4. In the months prior to Bruni P.C.'s entering into the PSSA, MOMS was an infant corporation with no payroll, no employees and less than $ 10,000 in liquid assets. Whaley Dep., May 3, 1993, at 310. At that time, MOMS had never sold its product to any customer, and it depended completely upon Bruni P.C. for its sustenance. The Court finds that Dr. Bruni and Mr. Whaley, through Bruni P.C., bankrolled MOMS during this period and beyond. Whaley Dep., May 3, 1993, at 575-76.

 5. Prior to July 1992, Bruni P.C. provided MOMS with funds totalling over $ 100,000. Bruni P.C. also supplied MOMS with countless hours of Bruni P.C. labor for its day-to-day operations, and Bruni P.C. paid its employees for the work they did for MOMS. *fn4"

 6. On July 14, 1992, MOMS concluded a software licensing agreement with Curaflex and received a payment of $ 175,000. Upon receipt of those funds, MOMS transferred $ 100,000 to Bruni P.C. Pl.'s Ex. No. 3. Upon careful consideration of the conflicting statements made by defendant Whaley, the Court finds that this $ 100,000 transfer of funds constituted a partial repayment of the monies that Bruni P.C. previously had advanced to MOMS. By the end of 1992 however, MOMS still owed over $ 30,000 to Bruni P.C. for the financial support it had received to date. Pl.'s Ex. Nos. 7(d), 10; Whaley Dep., May 3, 1993, at 568-75.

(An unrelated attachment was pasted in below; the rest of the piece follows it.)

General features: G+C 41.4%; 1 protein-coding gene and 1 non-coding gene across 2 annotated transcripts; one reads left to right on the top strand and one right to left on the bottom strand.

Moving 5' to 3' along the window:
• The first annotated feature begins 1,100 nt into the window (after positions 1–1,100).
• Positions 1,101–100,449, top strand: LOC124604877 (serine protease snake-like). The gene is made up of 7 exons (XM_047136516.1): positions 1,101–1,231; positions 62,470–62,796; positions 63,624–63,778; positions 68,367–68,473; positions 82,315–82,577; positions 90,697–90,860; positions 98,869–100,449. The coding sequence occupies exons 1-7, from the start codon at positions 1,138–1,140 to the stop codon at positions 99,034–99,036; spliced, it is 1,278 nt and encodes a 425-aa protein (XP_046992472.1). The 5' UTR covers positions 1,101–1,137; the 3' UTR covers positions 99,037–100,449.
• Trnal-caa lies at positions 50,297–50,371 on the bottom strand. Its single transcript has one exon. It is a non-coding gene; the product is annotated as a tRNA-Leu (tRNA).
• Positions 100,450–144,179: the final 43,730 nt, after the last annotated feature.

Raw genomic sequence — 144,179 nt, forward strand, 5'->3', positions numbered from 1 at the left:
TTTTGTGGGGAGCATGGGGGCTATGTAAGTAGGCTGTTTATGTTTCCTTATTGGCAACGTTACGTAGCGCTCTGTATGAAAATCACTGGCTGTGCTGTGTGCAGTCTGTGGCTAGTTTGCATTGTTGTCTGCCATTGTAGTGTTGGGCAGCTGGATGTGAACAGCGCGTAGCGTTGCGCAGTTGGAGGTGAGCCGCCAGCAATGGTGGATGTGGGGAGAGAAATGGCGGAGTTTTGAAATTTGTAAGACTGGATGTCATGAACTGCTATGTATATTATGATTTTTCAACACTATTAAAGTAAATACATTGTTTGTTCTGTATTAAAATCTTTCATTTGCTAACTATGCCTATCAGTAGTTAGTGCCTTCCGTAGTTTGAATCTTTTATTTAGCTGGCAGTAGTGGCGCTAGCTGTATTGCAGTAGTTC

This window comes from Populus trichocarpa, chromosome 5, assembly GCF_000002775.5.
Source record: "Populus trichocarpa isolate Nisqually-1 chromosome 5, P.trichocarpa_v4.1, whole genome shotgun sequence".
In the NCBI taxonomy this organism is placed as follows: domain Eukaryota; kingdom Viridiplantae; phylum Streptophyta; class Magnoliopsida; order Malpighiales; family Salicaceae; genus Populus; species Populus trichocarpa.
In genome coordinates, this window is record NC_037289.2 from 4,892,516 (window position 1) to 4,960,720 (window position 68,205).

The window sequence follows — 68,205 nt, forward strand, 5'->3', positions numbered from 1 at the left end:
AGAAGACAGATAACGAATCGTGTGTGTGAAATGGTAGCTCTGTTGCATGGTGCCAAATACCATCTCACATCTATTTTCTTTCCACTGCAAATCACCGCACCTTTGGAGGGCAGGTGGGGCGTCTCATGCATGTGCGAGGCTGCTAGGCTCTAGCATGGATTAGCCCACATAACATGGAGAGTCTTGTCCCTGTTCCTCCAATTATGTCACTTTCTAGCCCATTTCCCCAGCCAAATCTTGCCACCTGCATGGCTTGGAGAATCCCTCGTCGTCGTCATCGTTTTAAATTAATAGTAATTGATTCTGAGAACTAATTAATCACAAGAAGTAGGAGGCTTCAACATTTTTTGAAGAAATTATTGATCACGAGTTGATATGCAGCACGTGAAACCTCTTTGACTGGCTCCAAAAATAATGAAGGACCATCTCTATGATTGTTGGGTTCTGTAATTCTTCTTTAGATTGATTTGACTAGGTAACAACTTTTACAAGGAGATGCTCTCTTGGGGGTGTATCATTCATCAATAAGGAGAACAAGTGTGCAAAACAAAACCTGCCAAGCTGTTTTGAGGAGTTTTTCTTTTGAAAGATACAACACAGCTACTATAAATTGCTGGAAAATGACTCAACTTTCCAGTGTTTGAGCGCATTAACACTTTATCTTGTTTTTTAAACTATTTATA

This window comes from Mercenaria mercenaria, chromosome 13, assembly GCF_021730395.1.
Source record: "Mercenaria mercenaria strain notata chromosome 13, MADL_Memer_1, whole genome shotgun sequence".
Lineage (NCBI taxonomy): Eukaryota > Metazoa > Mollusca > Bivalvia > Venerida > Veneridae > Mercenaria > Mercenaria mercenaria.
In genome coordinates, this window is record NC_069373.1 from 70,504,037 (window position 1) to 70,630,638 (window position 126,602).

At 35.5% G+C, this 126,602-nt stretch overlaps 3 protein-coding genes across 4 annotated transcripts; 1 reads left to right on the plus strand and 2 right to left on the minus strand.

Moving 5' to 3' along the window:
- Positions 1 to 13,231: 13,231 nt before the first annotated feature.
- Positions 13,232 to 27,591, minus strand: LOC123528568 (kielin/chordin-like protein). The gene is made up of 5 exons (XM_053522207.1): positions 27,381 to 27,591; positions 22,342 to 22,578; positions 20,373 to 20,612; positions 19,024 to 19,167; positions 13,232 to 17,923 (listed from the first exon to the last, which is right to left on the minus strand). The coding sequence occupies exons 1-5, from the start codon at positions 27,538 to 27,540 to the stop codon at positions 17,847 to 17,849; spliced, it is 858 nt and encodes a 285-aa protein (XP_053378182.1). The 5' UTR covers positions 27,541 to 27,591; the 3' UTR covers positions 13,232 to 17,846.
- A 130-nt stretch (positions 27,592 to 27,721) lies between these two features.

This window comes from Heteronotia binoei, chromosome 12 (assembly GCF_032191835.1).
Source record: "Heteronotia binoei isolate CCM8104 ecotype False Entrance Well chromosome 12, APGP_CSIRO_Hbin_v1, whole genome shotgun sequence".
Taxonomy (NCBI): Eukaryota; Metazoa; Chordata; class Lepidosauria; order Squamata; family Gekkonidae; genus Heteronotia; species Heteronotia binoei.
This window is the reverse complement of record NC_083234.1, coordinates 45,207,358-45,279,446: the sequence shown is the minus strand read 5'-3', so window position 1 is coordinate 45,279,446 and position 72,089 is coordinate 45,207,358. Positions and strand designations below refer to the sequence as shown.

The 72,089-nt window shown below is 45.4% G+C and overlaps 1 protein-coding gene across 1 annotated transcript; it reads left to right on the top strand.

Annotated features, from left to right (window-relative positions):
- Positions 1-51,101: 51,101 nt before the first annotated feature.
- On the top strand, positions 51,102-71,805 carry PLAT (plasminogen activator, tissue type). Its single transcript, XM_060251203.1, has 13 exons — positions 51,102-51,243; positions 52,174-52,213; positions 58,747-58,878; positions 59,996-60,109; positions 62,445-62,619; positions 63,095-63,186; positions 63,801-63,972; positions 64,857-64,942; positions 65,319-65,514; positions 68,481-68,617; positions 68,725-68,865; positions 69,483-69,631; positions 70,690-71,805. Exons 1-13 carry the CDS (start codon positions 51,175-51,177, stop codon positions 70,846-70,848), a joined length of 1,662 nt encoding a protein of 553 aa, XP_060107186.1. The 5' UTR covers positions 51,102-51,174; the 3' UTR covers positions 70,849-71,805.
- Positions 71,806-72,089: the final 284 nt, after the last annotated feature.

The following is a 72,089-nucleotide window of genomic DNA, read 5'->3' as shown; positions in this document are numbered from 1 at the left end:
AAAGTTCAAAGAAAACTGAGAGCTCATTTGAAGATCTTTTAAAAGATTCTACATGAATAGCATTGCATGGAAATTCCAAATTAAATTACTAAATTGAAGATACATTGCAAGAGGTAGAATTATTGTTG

7. By November of 1992, defendants Whaley and Dr. Bruni were admittedly in breach of the PSSA. On December 16, 1992, Curaflex sent a notice of default on a promissory note to Bruni P.C. Pl.'s Ex. No. 2. One week later, on December 23, 1992, Curaflex filed the instant lawsuit for Bruni P.C.'s breach of the PSSA and the promissory note.

 8. In response to Curaflex's legal actions against Bruni P.C., defendant Whaley became "irate" and came to harbor a "lot of ill will [and] disdain for Curaflex." Whaley Trial Testimony. The Court finds that at some discrete moment in time on or about December 23, 1992, defendants Whaley and Dr. Bruni made the conscious decision that Bruni P.C. would continue in breach of the PSSA. Whaley Dep., April 6, 1993, at 222-26. They did so in their capacities as Bruni P.C. corporate officers.

 9. From that point onward, no PSSA monies were swept from the lock box to Curaflex, nor were any other remittances made to Curaflex. Whaley Dep., April 6, 1993, at 223. Despite plaintiff's requests that Bruni P.C. escrow incoming PSSA funds pending the resolution of their contractual dispute, Bruni P.C. made no effort to set aside monies attributable to the PSSA. Instead, the money was removed from the lock box account and used for Bruni P.C.'s general operating expenses. Whaley Dep., May 3, 1993, at 391-93.